BOGOTA, Colombia—“What is the worst thing you have ever lived through?” asked José Urdaneta, describing his living conditions in a camp in Colombia. “Imagine that, but five or 10 times worse.”
Urdaneta is one of the many Venezuelans who have fled their crisis-stricken country. According to a new report by the United Nations High Commissioner for Refugees (UNHCR), the number of people who have left Venezuela for other destinations around the world has now reached 3 million, roughly one in 12 of the nation’s population.
To elaborate his assessment of life in the camp, 19-year-old Urdaneta glances at the rows of plastic-covered tents and rubbish-strewn stretch of grass in the camp, located a couple of blocks from the principal bus terminal in the Colombian capital Bogotá. “Look around you!”
The camp sprung up as individuals desperately made homes with the few possessions they had carried via bus—or even on foot—having just arrived hundreds of miles away from Venezuela. The camp was later formalized by the local municipal administration with residents formally registered and offered some government support.
The humanitarian crisis has since, however, outgrown the camp, and most now line the banks of a polluted river and the edges of a disused rail track instead. Those outside the formal camp say they wish they had the additional benefits which those inside deny ever existed.
Around 300 to 400 reside in the area; residents prepare food that is sometimes donated by nuns, NGOs, or other benevolent individuals and cook it over fires. Families congregate with their children on the adjacent road to beg, clutching their now virtually worthless Venezuelan bolivar notes.
Many are part of the latest wave to flee oil-rich Venezuela’s ever-worsening political and economic turmoil. Security is in rapid decline, hyperinflation is predicted to skyrocket to one million percent, and food and medicine shortages are widespread.
Colombia the Main Destination
Over a million of those who have fled Venezuela are living in Colombia—with around 3,000 more arriving every day. Colombia’s foreign minister, Carlos Holmes Trujillo, said recently that the number of Venezuelans migrating to Colombia could reach 4 million by 2021.
After Colombia, Peru has taken the second highest number of Venezuelans with 500,000, followed by Ecuador with 220,000; Argentina with 130,000; Chile with 100,000; and Brazil with 85,000 migrants.
Venezuela’s neighbors have “largely maintained a commendable open-door policy to refugees and migrants from Venezuela; however, their reception capacity is severely strained,” said Eduardo Stein, UNHCR-U.N. Migration Agency (IOM) representative for refugees and migrants for Venezuela.
In August, Ecuador introduced passport restrictions for Venezuelans but the new rules were defied as groups crossed illegally. Many do not hold passports; the government blames ink and paper shortages for delays.
The shared language (minus Brazil) and smaller differences in religion and culture compared to other international migration routes have helped regional sentiment remain open to migration.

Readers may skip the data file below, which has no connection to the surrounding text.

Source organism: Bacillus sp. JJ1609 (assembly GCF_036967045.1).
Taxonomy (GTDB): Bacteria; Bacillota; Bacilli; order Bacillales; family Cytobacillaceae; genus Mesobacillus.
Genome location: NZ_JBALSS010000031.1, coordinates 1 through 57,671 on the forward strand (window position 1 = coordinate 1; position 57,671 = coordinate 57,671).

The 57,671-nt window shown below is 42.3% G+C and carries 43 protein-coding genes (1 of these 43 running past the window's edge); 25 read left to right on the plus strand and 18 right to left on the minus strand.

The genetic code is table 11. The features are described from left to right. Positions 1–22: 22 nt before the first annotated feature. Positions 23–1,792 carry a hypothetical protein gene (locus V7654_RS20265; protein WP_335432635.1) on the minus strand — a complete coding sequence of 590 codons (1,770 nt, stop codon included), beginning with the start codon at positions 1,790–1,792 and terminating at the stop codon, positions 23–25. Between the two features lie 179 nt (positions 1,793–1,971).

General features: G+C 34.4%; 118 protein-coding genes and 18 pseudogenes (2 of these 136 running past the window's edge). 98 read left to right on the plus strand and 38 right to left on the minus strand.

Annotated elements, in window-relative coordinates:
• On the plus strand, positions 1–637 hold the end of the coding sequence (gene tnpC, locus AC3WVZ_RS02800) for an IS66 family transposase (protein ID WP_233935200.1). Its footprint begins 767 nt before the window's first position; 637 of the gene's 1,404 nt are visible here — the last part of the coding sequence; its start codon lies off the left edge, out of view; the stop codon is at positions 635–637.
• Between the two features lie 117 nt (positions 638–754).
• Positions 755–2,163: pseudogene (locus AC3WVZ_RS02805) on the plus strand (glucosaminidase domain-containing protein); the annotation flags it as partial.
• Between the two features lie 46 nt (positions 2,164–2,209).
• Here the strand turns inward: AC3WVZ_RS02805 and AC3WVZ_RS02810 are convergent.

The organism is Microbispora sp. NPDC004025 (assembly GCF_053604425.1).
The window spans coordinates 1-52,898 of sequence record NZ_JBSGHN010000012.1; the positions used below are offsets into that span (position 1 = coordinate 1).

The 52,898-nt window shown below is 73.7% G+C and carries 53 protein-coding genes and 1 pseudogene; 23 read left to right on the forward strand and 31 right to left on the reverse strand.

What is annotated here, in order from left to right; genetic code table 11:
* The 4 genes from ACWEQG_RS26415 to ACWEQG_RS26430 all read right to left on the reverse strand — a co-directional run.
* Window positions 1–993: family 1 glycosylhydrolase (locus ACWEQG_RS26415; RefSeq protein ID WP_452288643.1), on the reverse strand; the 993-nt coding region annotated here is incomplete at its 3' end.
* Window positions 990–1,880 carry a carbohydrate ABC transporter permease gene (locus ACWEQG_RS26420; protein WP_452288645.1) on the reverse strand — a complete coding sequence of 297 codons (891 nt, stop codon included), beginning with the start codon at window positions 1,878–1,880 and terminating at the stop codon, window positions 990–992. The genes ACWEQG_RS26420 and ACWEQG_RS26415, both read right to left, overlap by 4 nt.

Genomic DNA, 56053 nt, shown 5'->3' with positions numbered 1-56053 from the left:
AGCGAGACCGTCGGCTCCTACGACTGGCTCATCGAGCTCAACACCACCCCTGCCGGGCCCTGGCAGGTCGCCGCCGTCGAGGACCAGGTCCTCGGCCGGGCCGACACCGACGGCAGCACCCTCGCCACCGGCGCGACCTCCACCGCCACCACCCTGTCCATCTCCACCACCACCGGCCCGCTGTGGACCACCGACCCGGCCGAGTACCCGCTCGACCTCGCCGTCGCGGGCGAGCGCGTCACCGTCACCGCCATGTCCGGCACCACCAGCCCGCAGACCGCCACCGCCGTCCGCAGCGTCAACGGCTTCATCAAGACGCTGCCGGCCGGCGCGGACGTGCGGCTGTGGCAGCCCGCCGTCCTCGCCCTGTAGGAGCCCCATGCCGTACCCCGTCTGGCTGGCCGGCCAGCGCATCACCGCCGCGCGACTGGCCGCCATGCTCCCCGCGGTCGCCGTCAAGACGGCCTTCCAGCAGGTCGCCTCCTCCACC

This openness, however, could come under strain with the acceleration of the exodus: 1,200 Venezuelans fled their migrant camp near the Brazilian border in August after attacks from locals, and there are increasing reports of attacks in Colombia against Venezuelan migrants.
“They [Venezuelans] are no problem for security, but they are damaging the entire economy,” said Eliberto Contregas, manager of a fast-food restaurant close to the camp. “They come to receive and do nothing.”
Adam Isacson, an expert on Colombian security at the Washington Office on Latin America, said it’s hard for the neighboring countries to assimilate the migrants at the rates that they are entering the countries’ borders.
“These are countries that already have high rates of underemployment with people making sub-minimum wage in the informal sector. The arrival of hundreds of thousands of poor Venezuelans intensifies competition for the economy’s scraps,” Isacson said.
The Colombian government estimates that the migrants’ impact on health, education, and infrastructure could cost around 0.5 percent of the country’s GDP.
‘Everyday It’s Getting Worse’
Despite the dire conditions at the camp, scarce job prospects, and what some say is “bad treatment” from their neighbors, none of the migrants The Epoch Times spoke to express a wish to return to Venezuela any time soon.
“Every day, it’s getting worse [in Venezuela],” said Jose Gregorio, 23, whose arrival less than a month ago is evident in his shorts, t-shirt, and baseball cap which are better suited to sunny Caracas than a cold, drizzly Bogotá. “There is nothing there: no water, no food, no medicine, no transport, and no security.”
Gregorio earns just enough to eat some bread and fruit each day by begging on the local bus system. If they are lucky, he and his friends can send around $2.50 extra home to their family every few days. He hopes prospects in Ecuador or Chile will be better and is not pinning his hopes on a quick return to his family.
“Maybe in 30 years we can go back,” he said. “Whenever they get rid of the president.”